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FCPA Violations: Another Worry When Importing and Exporting

Daily Journal
12/20/11

Those who import and export always must be concerned about regulations issued by U.S. Customs and Border Protection, the U.S. Department of Commerce, the U.S. Department of Treasury's Office of Foreign Assets Control, and various other federal agencies, depending on the commodity involved. But another agency not to be overlooked is the U.S. Department of Justice, the enforcer of the Foreign Corrupt Practices Act (FCPA). Parties involved in international trade should be particularly concerned with the Justice Department's recent trends in FCPA enforcement.

The FCPA is an anti-bribery law that makes it illegal to corruptly pay, offer, or promise to pay money or anything of value to a foreign government official for the purpose of retaining or obtaining business, or to obtain any improper advantage or improperly influence an act or  decision. It is also illegal to authorize such activity. These prohibitions generally extend to U.S. companies and citizens, companies listed on a U.S. stock exchange, and any person undertaking proscribed activity while physically present in the U.S. A foreign public official includes all public officials regardless of position.

The Justice Department has dramatically increased its prosecution of FCPA violations in recent years. In 2004, it prosecuted only five cases. Since then, the number of cases prosecuted has risen annually. In 2010, the department prosecuted 74 cases, and is reported to currently be working on over 175 cases. Civil and criminal penalties can be quite harsh, and includes significant jail time for individual offenders and fines of up to twice the value of the benefit that the defendant sought to obtain. Many fines adjudged against companies in recent years have been in the hundreds of millions of dollars.

Importers and exporters should be aware of some of the indirect and unexpected ways in which the FCPA can be applied. For example, the Act prohibits improper payments made through agents or other intermediaries. Thus, a payment to a foreign sales representative employed by an exporter can result in an FCPA violation if that payment is made while knowing that all or some of that payment will go to a foreign official. Likewise, an importer of goods to the U.S. must be wary that his foreign supplier or overseas subsidiary does not violate the Act, such as by making an improper payment to obtain a required document or clearances from a foreign government to export goods to the U.S.. Earlier this year, the Justice Department announced that Tyson Foods Inc. had agreed to pay a $4 million criminal penalty in connection with alleged violations of the FCPA by making illicit payments to two Mexican government veterinarians responsible for certifying its Mexican subsidiary's Bookmark Reprints chicken products for export sales. Also this year, the department announced that Johnson & Johnson had agreed to pay a $21.4 million criminal penalty as part of a deferred FCPA prosecution agreement to resolve improper payments by its subsidiaries to government officials in Greece, Poland and Romania to induce purchase of Johnson & Johnson's medical devices and pharmaceuticals.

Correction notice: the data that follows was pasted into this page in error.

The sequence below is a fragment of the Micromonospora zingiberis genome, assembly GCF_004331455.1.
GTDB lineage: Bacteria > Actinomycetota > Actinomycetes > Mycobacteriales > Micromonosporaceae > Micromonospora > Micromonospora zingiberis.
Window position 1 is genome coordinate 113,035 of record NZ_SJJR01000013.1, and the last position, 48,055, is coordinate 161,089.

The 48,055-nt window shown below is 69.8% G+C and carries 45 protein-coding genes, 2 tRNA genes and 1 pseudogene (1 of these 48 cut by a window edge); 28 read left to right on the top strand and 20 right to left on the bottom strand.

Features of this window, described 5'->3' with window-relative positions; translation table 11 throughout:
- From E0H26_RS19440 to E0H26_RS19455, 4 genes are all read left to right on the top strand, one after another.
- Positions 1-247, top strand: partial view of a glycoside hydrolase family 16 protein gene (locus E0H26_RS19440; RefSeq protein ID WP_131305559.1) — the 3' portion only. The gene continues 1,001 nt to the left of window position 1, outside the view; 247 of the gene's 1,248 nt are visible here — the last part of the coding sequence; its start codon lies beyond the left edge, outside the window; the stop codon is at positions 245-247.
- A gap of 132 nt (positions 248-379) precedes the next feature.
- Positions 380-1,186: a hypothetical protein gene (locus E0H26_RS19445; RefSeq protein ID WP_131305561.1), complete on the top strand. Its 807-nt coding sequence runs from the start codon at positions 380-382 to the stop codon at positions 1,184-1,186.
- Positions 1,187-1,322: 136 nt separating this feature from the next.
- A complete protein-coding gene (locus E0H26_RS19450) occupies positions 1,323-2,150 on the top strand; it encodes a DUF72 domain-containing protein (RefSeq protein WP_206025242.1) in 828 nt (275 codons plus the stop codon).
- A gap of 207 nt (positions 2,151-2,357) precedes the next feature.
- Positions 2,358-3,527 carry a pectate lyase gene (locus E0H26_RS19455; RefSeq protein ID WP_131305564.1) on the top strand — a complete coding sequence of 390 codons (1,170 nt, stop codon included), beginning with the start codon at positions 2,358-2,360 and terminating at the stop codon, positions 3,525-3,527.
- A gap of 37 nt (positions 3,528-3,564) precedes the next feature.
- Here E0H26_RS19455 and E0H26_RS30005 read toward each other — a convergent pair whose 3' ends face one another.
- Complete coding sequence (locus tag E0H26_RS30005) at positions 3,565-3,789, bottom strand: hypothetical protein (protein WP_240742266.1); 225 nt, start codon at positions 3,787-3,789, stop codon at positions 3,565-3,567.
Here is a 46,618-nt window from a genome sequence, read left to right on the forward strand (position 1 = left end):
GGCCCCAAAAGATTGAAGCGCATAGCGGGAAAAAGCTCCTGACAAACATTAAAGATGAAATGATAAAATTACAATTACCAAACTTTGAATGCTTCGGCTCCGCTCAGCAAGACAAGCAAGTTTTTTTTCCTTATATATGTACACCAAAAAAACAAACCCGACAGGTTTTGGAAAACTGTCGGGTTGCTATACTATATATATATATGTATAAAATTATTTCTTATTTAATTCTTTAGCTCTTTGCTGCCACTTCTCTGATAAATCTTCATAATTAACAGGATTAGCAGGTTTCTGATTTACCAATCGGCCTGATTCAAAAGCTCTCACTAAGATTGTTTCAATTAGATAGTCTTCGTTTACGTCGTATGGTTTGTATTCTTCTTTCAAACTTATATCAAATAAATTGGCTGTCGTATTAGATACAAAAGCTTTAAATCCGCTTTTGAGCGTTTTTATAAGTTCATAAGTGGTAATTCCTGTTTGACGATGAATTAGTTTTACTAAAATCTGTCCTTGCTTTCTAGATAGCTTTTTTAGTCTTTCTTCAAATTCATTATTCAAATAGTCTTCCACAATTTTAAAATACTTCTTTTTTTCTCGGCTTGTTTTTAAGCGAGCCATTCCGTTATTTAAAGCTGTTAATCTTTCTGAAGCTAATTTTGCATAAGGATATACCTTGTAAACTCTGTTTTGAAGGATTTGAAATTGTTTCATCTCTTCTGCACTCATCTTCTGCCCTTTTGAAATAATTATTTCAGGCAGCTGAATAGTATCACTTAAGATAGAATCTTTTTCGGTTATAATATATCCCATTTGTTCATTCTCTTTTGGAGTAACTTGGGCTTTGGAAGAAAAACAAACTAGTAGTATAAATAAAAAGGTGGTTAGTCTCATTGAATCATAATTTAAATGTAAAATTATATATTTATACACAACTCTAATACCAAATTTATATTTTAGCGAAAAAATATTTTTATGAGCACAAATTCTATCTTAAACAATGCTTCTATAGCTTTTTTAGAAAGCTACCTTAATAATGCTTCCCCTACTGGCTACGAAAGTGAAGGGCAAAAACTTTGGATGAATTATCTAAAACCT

Lack of knowledge about the illicit payment is not a defense to an allegation that the importer violated the FCPA. As such, companies employing agents or operating
through subsidiaries to facilitate business in a foreign country, whether it be exporting to or from that country, must exercise extreme care to ensure that the agents are reputable, and that they understand the FCPA and its consequences. An agent's improper act could cause enormous problems for the U.S. company. Parties are wise to always look for the hook hidden in the glitter of the deal; and if that hook is a violation of the FCPA, there could well be a high price to pay.

Significantly, the FCPA can apply in seemingly benign, ordinary course of business-type situations. For example, it is considered routine by many businesses to provide travel benefits for their customers to attend business meetings or to participate in demonstrations of their products or tours of their facilities. If the customer happens to be a government official, defined broadly to include any officer or employee of a foreign government or any department, agency, or instrumentality thereof, the business must be certain that the benefits supplied are reasonable and bona fide. Supplying such types of benefits in excess can cause a business to find itself crosswise with the FCPA.

The Justice Department has placed increasing emphasis on investigating and prosecuting FCPA violations, and all signs indicate that the trend will continue. Companies and individuals engaged in importing or exporting goods from the U.S., or involved in any type of international trade, will typically have various dealings with foreign officials - if not as direct customers, then in their capacity as trade regulators. Staying abreast of all FCPA requirements should remain a top priority.

F. Gordon Lee is a partner in the Washington, DC, office of Nossaman LLP. He specializes in customs and export control law. he can be reached at fglee@nossaman.com.

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